HARI SREENIVASAN: For the latest from Eastern Ukraine, we are joined now via Skype by Philip Shishkin. He is a reporter for the Wall Street Journal and joins us now from Donetsk.
So why does today’s vote matter in the grand scheme of things?
PHILIP SHISHKIN: Well, it matters because Russian separatists in Eastern Ukraine are about to declare de facto independence not for one, but for two provinces bordering Russia here. And they need this vote to give their efforts a veneer of legitimacy. That’s why those pictures you see of some people heading to the polls, that’s very important.
HARI SREENIVASAN: So when you spoke to people at the polls today, was this a vote for independence and to join Russia or was this more frustration against Kiev?
PHILIP SHISHKIN: It’s a combination of both. If you look at opinion polls, the ones that were conducted independently by professionals, there’s very, very low support for any sort of independence or succession from Ukraine here. But interestingly those same polls also show, as you said, great frustration with the interim government in Kiev. So the vote today, the people who did go to the polls, and pretty much everyone who went to the polls, would vote yes to the question of state sovereignty. They were voting against Kiev as much as they were voting for any sort of independence.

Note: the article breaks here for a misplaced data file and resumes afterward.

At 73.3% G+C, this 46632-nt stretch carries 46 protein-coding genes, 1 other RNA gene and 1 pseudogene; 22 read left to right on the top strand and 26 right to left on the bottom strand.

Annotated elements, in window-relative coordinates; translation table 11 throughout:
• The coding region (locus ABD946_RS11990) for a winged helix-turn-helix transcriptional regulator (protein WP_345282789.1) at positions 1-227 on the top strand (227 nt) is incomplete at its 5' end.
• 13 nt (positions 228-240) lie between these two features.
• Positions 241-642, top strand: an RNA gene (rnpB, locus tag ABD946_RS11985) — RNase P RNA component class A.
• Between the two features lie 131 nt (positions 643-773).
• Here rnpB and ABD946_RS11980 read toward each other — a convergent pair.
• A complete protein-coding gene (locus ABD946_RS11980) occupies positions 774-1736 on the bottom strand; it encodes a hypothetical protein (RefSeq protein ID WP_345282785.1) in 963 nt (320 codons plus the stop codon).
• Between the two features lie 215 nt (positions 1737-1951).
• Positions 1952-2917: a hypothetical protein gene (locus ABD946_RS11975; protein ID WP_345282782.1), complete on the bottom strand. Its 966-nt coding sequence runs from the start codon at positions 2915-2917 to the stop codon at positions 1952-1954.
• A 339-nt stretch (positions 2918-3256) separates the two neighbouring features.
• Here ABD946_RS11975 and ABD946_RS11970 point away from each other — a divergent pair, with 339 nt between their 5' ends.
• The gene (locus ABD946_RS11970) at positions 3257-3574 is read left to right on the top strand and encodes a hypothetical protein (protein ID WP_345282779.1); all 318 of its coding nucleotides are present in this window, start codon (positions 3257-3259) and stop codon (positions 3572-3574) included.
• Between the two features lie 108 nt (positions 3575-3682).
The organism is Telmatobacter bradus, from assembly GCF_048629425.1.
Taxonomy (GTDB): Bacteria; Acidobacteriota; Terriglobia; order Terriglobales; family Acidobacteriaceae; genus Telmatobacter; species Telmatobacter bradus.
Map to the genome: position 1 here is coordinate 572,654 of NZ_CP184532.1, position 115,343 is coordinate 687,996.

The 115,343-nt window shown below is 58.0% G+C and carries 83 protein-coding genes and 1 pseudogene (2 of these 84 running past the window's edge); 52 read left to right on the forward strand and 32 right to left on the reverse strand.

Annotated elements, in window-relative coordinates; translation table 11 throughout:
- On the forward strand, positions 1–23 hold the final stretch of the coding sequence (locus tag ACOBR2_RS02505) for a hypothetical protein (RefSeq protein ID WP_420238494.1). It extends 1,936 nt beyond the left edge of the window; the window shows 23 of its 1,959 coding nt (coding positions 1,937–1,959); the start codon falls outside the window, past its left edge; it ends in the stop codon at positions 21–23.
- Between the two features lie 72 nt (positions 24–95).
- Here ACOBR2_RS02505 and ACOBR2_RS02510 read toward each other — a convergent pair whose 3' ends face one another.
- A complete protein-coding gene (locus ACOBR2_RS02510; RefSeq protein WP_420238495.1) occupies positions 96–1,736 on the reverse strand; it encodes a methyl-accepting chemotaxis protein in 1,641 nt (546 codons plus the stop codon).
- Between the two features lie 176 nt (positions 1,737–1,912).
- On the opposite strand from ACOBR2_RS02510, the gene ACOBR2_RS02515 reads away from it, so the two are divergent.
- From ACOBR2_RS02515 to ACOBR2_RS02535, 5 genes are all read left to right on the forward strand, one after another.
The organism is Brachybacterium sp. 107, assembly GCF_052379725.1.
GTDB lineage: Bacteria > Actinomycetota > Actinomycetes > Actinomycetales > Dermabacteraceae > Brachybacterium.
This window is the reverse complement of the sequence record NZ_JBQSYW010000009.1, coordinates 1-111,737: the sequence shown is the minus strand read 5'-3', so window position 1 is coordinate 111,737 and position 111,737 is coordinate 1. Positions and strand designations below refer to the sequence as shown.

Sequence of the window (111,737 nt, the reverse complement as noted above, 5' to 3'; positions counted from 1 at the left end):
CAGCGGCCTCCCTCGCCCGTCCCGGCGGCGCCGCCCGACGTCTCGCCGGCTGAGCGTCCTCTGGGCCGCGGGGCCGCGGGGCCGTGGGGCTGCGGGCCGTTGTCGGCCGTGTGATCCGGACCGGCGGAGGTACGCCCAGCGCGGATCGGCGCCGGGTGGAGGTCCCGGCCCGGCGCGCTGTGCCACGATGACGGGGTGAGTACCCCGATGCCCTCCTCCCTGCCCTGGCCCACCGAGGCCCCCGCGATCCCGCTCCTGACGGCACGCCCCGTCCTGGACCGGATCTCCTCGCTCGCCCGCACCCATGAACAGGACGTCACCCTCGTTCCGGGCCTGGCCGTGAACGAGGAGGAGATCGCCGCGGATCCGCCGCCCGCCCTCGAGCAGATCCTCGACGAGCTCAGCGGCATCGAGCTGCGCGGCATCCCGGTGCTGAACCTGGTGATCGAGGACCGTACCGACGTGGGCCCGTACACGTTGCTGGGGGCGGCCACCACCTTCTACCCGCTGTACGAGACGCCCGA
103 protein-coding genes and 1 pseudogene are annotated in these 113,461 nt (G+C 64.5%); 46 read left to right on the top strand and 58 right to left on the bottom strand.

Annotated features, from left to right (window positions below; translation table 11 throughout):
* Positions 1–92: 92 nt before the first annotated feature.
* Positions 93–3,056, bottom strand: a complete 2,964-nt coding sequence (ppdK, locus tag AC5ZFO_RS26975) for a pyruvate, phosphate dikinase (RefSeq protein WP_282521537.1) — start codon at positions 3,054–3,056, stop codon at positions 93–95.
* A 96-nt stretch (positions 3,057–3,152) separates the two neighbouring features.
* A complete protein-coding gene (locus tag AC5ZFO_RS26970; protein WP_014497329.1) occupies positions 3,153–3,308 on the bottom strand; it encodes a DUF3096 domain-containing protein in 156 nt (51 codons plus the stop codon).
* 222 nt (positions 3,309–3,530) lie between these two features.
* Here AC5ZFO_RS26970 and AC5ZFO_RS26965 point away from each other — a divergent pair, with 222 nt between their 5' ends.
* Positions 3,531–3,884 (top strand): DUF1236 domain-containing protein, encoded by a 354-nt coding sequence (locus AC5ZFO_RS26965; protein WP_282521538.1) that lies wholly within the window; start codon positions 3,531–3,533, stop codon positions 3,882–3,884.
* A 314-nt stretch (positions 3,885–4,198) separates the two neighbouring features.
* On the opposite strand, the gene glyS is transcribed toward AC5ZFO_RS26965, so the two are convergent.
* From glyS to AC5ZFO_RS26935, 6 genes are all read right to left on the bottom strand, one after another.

HARI SREENIVASAN: So we’ve already heard from the Western powers, the Ukrainian government, who finds this entire exercise and this vote illegitimate, has there been any response from Russia today?
PHILIP SHISHKIN: I have not seen any response yet. It’s interesting because this referendum is actually being conducted for the audience of one or maybe more than one. But the key audience for this referendum is not in the West it’s in the Kremlin.
The people who call themselves the Donetsk People’s Republic, they are hoping, their long-term game is perhaps to have a Crimea-style annexation by Russia. Because they realized that The Donetsk People’s Republic as an independent entity has no economic future.
We haven’t heard any public support from Moscow, from Russian leaders for any sort of annexation, so it remains to be seen if whether the Donetsk People’s Republic follows the breakaway statehoods in Georgia and Moldova into this sort of international economic limbo or whether some sort of Crimea-style merger with Russia is in the works. I don’t think people have actually decided what to do here or in Moscow for that matter.
HARI SREENIVASAN: Philip Shiskin, a reporter from the Wall Street Journal, joining us via Skype from Donetsk, thanks so much.
PHILIP SHISHKIN: My pleasure, thanks for having me.